The Dallas Cowboys secured their quarterback position agreeing to sign Andy Dalton. But what message does it send to starter Dak Prescott?
The Dallas Cowboys know what they’re doing when it comes to contract negotiations. Even fans who loathe owner and general manager Jerry Jones must admit he possesses a brilliant business mind. The fact Jones has kept the Cowboys so relevant despite not winning a Super Bowl in over 24 years proves that much.
So when the Cowboys reportedly agreed to sign former Cincinnati Bengals longtime starting quarterback Andy Dalton to a one-year deal on Saturday night, the Dallas brass knew exactly the kind of message this move would send to starter Dak Prescott. It puts the fifth-year passer on notice.
For months, Prescott’s representatives and the Cowboys have been gridlocked in negotiating a long-term extension for the former fourth-rounder. Dak’s rookie contract expired at the end of last year leading to Dallas using their exclusive franchise tag to retain his services for another season back in March.
The sticking point of those negotiations according to those familiar with those talks via USA TODAY Sports, has been contract length. The Cowboys allegedly want a longer contract than Prescott and his representatives’ desire. And the two sides have until July 15 to hash it out.
Publicly, the signing of Dalton is being advertised by the Cowboys as simply a way to secure a quality backup with starting experience at a position of need. And it is. The depth chart behind Prescott includes Cooper Rush, Clayton Thorson, and rookie Ben DiNucci. This trio has a combined three passing attempts of regular-season experience between them.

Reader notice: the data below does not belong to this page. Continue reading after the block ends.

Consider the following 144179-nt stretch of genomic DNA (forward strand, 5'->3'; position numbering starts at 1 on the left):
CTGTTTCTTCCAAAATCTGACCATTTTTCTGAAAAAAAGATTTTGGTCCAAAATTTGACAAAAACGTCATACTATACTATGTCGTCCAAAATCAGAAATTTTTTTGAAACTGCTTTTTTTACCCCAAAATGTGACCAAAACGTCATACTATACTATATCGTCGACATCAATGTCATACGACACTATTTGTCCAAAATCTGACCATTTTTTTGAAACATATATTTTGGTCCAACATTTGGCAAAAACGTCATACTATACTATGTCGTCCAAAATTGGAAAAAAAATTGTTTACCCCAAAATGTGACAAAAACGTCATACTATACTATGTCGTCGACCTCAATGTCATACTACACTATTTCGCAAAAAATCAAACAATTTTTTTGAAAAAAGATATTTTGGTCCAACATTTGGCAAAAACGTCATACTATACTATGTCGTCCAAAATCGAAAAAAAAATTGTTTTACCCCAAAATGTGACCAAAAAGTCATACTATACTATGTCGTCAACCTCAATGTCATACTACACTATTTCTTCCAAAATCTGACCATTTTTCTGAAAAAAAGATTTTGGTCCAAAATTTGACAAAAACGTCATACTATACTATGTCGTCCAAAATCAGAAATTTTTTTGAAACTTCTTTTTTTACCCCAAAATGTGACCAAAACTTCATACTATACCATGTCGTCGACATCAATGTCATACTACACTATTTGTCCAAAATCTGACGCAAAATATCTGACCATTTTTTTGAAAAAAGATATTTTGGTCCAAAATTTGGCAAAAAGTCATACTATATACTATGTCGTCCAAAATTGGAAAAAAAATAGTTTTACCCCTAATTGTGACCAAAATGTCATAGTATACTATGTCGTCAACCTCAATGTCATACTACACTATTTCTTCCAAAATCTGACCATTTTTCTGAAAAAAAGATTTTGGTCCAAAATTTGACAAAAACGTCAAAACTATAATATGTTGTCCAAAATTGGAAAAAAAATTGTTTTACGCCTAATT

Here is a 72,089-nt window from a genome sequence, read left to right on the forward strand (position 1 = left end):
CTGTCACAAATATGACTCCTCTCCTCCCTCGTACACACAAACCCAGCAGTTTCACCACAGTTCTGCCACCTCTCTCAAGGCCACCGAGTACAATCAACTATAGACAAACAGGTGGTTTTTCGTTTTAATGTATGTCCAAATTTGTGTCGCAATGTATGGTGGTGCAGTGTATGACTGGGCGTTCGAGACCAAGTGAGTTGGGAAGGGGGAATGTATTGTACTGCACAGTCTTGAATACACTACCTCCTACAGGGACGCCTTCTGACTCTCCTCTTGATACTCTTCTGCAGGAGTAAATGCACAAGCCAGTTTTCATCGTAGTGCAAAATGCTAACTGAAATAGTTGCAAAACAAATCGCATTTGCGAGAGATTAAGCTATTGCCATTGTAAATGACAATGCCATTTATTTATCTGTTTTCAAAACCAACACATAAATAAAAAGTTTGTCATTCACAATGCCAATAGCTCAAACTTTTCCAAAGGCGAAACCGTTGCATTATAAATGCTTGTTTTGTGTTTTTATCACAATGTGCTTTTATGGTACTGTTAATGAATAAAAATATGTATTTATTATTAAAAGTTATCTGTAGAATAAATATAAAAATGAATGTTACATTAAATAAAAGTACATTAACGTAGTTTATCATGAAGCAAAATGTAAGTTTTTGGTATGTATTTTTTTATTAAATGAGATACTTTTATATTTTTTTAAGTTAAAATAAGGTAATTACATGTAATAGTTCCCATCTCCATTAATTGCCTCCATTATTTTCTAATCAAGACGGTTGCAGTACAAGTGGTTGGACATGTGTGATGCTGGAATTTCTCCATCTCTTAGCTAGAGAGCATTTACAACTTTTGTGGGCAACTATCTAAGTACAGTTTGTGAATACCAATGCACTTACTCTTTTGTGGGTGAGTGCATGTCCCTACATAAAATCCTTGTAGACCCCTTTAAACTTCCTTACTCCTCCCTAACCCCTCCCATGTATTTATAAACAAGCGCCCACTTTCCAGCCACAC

But you can’t convince me the Cowboys didn’t consider the underlining implications such a high-profile signing would incur. Let’s not forget, this is America’s Team after all. The Cowboys were fully aware of the kind of massive media storm they’d be kicking up with such news.
And when it comes to contract negotiations, this savvy business-minded group is certainly not asleep at the wheel. Whether the Cowboys admit to it publicly or not, they knew the message this would send to Prescott and his representatives. It’s business 101.
You’ve got a franchise quarterback in Prescott who’s in the midst of contract negotiations and could potentially opt out of participating in some version of offseason training. You’ve also got a new head coach in Mike McCarthy trying to implement a new coaching staff and philosophies while facing his first season in Dallas with an offseason program (and potentially more) stunted by a worldwide pandemic.
And while Prescott’s status remains unknown, McCarthy now knows he’ll have a three-time Pro Bowler in Dalton under center no matter what. It’s easy to read between the lines here.
A second-round selection out of TCU back in 2011, Dalton has played the last nine seasons in Cincinnati. He’s started in a whopping 133 total NFL games. The 32-year old threw for 3,494 yards, 16 touchdowns, and 14 interceptions in 13 games last season. Dalton was also sacked 37 times.
In one word, what does the signing of Andy Dalton offer the Dallas Cowboys in their ongoing negotiations with Dak Prescott? Leverage. Although the Dalton signing certainly provides the Cowboys with insurance at their most vital position as well, the by-product is undoubtedly a clear message delivered right to Prescott’s doorstep.